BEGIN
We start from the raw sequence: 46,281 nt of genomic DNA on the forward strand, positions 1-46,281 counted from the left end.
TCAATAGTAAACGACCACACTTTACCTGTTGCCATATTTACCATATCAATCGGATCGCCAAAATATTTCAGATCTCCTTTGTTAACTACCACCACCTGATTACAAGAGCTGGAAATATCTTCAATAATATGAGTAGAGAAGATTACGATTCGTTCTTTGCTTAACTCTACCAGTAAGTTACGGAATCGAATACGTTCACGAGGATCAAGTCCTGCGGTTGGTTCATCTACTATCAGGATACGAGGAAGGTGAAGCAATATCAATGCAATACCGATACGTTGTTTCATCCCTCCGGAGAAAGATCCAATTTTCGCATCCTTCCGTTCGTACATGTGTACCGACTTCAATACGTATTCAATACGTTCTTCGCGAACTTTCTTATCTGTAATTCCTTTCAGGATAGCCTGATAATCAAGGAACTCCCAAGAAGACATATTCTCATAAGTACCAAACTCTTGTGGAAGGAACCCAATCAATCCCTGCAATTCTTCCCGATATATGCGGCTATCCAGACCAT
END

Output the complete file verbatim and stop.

We start from the raw sequence: 46,281 nt of genomic DNA on the forward strand, positions 1-46,281 counted from the left end.
TCAATAGTAAACGACCACACTTTACCTGTTGCCATATTTACCATATCAATCGGATCGCCAAAATATTTCAGATCTCCTTTGTTAACTACCACCACCTGATTACAAGAGCTGGAAATATCTTCAATAATATGAGTAGAGAAGATTACGATTCGTTCTTTGCTTAACTCTACCAGTAAGTTACGGAATCGAATACGTTCACGAGGATCAAGTCCTGCGGTTGGTTCATCTACTATCAGGATACGAGGAAGGTGAAGCAATATCAATGCAATACCGATACGTTGTTTCATCCCTCCGGAGAAAGATCCAATTTTCGCATCCTTCCGTTCGTACATGTGTACCGACTTCAATACGTATTCAATACGTTCTTCGCGAACTTTCTTATCTGTAATTCCTTTCAGGATAGCCTGATAATCAAGGAACTCCCAAGAAGACATATTCTCATAAGTACCAAACTCTTGTGGAAGGAACCCAATCAATCCCTGCAATTCTTCCCGATATATGCGGCTATCCAGACCAT